Norway’s cyber roots began in 1971 when it became the first non-English speaking country to access the world wide web. Similar to other Scandinavian countries, Norway has an exceptionally sophisticated telecommunications market with high broadband and mobile penetration rates. The country’s digital media sector is also well-developed.
According to Norwegian statistics, in 2013 nearly 100% of all Norwegian citizens had access to the internet. In 2012 the country was ranked 8th in the world for having 84.6 broadband subscriptions per every 100 citizens. A 2011 report from Akamai showed that the city of Lyse, Norway had an average internet connection speed of 8.1 Mbps, which at the time was the fastest internet speed in Europe.
A September 2016 report from Akamai showed Norway had an average internet connection speed of 20.1 Mbps. This is second only to long-reigning technological juggernaut South Korea, who had a 27 Mbps average connection speed during this time. This means Norways internet speeds have increased by 55 percent from previous years, and this is only expected to continue. By moving past Sweden in speed, Norway now has the fastest internet in Europe.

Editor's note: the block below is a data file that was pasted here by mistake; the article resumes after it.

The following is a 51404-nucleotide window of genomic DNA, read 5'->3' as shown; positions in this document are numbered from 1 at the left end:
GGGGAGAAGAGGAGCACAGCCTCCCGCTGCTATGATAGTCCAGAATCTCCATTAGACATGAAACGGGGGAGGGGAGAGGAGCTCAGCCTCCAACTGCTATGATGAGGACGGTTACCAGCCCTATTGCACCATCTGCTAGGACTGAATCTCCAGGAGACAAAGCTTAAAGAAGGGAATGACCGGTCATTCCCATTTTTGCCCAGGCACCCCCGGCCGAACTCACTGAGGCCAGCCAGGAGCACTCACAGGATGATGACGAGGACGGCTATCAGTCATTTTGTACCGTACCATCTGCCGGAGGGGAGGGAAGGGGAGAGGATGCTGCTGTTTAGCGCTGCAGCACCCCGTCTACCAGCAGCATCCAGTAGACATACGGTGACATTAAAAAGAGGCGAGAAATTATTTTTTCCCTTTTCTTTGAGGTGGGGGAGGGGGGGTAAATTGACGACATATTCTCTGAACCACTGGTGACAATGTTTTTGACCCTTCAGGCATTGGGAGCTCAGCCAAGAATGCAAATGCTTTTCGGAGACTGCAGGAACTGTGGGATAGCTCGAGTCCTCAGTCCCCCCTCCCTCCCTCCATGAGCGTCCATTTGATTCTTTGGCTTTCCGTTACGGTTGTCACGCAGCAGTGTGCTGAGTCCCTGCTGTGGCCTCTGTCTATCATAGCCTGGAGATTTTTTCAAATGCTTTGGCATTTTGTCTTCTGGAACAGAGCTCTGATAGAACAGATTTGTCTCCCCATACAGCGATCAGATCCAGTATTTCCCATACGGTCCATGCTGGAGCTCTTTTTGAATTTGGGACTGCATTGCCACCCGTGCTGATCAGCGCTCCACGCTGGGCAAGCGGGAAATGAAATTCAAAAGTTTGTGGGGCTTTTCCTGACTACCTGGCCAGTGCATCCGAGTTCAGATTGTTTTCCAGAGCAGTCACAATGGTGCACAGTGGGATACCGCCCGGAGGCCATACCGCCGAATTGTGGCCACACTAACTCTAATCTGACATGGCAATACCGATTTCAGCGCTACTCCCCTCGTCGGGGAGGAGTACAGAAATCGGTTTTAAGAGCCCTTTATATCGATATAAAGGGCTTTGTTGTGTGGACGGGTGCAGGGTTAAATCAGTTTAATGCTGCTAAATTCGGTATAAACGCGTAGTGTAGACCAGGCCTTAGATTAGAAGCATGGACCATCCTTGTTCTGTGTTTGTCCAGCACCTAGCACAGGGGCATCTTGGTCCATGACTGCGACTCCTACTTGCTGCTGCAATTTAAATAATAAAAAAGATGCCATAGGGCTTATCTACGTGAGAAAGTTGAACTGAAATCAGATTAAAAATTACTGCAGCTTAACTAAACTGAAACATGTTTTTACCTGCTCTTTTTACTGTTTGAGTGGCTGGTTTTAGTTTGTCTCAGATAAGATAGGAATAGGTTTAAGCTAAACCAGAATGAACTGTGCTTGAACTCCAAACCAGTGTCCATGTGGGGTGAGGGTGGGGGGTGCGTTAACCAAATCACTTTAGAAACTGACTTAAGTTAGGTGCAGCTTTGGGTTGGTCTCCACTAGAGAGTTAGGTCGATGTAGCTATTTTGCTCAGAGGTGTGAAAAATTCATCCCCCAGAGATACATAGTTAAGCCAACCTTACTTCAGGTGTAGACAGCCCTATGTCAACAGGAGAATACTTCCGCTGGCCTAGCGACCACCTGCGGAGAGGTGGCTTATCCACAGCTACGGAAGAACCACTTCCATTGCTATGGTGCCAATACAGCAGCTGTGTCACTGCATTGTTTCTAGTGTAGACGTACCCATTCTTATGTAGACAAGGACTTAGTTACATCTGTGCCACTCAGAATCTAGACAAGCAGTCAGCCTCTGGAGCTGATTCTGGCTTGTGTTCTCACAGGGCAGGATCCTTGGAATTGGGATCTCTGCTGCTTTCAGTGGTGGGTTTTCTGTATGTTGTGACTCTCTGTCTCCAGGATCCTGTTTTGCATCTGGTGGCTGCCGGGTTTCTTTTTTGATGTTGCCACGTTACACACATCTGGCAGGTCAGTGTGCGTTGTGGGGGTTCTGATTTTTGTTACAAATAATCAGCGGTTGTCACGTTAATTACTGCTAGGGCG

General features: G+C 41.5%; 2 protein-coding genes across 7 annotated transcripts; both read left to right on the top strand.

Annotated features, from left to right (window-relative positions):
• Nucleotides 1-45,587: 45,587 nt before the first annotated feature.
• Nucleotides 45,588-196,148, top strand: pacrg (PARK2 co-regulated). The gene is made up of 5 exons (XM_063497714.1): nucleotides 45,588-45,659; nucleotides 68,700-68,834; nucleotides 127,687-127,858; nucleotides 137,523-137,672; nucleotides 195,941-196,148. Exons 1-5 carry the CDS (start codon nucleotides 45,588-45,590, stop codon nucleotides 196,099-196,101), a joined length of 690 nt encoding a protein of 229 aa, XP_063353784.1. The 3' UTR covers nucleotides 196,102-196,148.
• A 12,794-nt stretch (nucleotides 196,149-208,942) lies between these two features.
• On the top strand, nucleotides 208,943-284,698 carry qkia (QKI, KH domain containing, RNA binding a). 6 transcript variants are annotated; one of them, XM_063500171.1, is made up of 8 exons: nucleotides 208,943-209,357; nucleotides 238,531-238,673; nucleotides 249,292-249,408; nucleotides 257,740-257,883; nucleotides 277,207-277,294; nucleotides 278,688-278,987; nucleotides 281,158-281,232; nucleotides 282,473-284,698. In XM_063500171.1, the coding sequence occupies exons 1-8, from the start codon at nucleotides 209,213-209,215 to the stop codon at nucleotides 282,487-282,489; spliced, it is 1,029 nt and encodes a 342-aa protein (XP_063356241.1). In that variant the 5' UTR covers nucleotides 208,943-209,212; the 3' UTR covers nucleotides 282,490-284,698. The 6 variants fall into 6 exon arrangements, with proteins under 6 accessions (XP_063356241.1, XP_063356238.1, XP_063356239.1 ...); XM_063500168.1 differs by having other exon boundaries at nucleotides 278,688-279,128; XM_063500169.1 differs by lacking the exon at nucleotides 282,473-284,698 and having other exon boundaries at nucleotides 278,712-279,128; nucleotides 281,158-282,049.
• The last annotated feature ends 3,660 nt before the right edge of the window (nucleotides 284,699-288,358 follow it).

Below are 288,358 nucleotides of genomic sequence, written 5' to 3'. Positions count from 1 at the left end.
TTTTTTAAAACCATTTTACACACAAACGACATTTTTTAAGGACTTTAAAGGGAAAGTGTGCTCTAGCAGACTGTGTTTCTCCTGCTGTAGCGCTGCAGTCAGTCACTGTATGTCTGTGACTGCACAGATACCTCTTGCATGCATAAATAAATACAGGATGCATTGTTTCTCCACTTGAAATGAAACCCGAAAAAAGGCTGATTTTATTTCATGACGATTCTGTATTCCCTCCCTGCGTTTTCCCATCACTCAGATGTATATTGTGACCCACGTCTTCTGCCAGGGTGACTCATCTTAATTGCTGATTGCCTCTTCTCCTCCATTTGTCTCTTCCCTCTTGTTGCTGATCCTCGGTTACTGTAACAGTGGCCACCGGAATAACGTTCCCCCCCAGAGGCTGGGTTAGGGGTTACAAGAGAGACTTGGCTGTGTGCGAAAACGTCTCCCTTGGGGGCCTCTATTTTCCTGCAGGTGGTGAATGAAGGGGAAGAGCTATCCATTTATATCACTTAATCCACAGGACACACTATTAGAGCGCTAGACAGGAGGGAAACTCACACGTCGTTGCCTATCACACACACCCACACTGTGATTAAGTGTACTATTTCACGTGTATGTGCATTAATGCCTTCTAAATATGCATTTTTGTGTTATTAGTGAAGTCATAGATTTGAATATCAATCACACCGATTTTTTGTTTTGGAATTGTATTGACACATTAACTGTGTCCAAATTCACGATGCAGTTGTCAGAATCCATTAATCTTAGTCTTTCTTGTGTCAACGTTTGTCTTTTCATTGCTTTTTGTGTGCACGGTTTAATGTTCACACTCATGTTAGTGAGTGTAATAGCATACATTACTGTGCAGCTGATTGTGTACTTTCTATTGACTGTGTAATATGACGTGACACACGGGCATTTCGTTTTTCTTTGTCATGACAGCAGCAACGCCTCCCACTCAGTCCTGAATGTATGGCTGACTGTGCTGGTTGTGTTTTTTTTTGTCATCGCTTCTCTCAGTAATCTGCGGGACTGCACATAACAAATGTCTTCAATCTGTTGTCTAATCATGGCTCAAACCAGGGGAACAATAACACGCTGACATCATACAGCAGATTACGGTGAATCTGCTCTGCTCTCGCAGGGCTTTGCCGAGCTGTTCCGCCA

Fiber optic cables make up a majority of Norway’s internet infrastructure. Nearly every Norwegian city has access to internet speeds from 2 Mbps up to 10,000 Mbps. Because most internet service providers are connected to the Norwegian Internet Exchange (NIX), the competition between providers is fierce. A basic ADSL connection can cost as little as $30 a month.
Apart from its well-refined infrastructure and fast internet speeds, Norway is also a great hosting location due to the country’s respect for internet privacy. Norway has a constitution and laws that protect freedom of speech and of the press, and the Norwegian government is generally viewed as respecting these laws. A report from OpenNet Initiative (ONI) back in 2009 supports this notion by indicating that there was zero evidence of internet filtering (censorship).
The only form of internet filtering comes in the form of a DNS filter used by Norwegian ISP’s which blocks any sites related to child pornogrophy, similar to what Denmark has in place. Another form of mild censorship came in September 2015 when the Oslo District Court ordered internet providers to block domains belonging to seven file-sharing websites, with The Pirate Bay being the biggest name on that list. Similar action was taken against eight additional file-sharing websites in June 2016.
The top-level domain internet country code for Norway is the .no extension, and the country is not a member of the European Union.
Convinced of the benefits that come with hosting your VPS in Norway? Great! Feel free to check out our list of the best Norwegian VPS providers on the web.